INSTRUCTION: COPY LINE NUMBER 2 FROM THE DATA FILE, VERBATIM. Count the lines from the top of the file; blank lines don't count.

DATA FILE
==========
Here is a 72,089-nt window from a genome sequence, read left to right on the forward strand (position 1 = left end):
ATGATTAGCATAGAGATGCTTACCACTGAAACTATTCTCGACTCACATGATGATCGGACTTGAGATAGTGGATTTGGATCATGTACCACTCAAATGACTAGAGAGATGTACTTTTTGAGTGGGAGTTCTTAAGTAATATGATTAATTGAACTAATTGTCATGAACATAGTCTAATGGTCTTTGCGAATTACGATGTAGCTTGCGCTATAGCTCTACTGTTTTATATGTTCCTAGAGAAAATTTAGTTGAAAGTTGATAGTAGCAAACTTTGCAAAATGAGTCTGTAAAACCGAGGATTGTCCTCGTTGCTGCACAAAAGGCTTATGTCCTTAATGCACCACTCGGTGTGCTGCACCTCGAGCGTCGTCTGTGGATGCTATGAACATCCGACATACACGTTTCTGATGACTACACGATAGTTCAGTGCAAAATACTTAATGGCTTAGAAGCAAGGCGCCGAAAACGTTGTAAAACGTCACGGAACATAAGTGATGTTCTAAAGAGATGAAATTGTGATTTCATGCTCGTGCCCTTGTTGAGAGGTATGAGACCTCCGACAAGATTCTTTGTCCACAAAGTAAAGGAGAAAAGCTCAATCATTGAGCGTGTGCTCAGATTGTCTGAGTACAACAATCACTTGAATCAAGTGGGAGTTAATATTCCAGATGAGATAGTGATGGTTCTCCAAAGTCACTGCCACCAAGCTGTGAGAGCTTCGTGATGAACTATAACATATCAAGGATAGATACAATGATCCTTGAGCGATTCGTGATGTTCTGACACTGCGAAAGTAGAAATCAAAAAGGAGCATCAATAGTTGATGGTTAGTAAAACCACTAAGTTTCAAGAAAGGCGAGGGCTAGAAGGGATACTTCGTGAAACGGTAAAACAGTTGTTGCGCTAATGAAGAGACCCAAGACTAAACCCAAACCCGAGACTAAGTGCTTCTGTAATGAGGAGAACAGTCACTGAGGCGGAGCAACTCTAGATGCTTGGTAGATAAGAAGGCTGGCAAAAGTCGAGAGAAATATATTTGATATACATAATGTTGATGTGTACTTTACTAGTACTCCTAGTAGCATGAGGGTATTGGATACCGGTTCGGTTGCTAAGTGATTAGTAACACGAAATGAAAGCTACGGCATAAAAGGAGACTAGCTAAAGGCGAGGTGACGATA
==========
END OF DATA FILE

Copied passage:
ATGATTAGCATAGAGATGCTTACCACTGAAACTATTCTCGACTCACATGATGATCGGACTTGAGATAGTGGATTTGGATCATGTACCACTCAAATGACTAGAGAGATGTACTTTTTGAGTGGGAGTTCTTAAGTAATATGATTAATTGAACTAATTGTCATGAACATAGTCTAATGGTCTTTGCGAATTACGATGTAGCTTGCGCTATAGCTCTACTGTTTTATATGTTCCTAGAGAAAATTTAGTTGAAAGTTGATAGTAGCAAACTTTGCAAAATGAGTCTGTAAAACCGAGGATTGTCCTCGTTGCTGCACAAAAGGCTTATGTCCTTAATGCACCACTCGGTGTGCTGCACCTCGAGCGTCGTCTGTGGATGCTATGAACATCCGACATACACGTTTCTGATGACTACACGATAGTTCAGTGCAAAATACTTAATGGCTTAGAAGCAAGGCGCCGAAAACGTTGTAAAACGTCACGGAACATAAGTGATGTTCTAAAGAGATGAAATTGTGATTTCATGCTCGTGCCCTTGTTGAGAGGTATGAGACCTCCGACAAGATTCTTTGTCCACAAAGTAAAGGAGAAAAGCTCAATCATTGAGCGTGTGCTCAGATTGTCTGAGTACAACAATCACTTGAATCAAGTGGGAGTTAATATTCCAGATGAGATAGTGATGGTTCTCCAAAGTCACTGCCACCAAGCTGTGAGAGCTTCGTGATGAACTATAACATATCAAGGATAGATACAATGATCCTTGAGCGATTCGTGATGTTCTGACACTGCGAAAGTAGAAATCAAAAAGGAGCATCAATAGTTGATGGTTAGTAAAACCACTAAGTTTCAAGAAAGGCGAGGGCTAGAAGGGATACTTCGTGAAACGGTAAAACAGTTGTTGCGCTAATGAAGAGACCCAAGACTAAACCCAAACCCGAGACTAAGTGCTTCTGTAATGAGGAGAACAGTCACTGAGGCGGAGCAACTCTAGATGCTTGGTAGATAAGAAGGCTGGCAAAAGTCGAGAGAAATATATTTGATATACATAATGTTGATGTGTACTTTACTAGTACTCCTAGTAGCATGAGGGTATTGGATACCGGTTCGGTTGCTAAGTGATTAGTAACACGAAATGAAAGCTACGGCATAAAAGGAGACTAGCTAAAGGCGAGGTGACGATA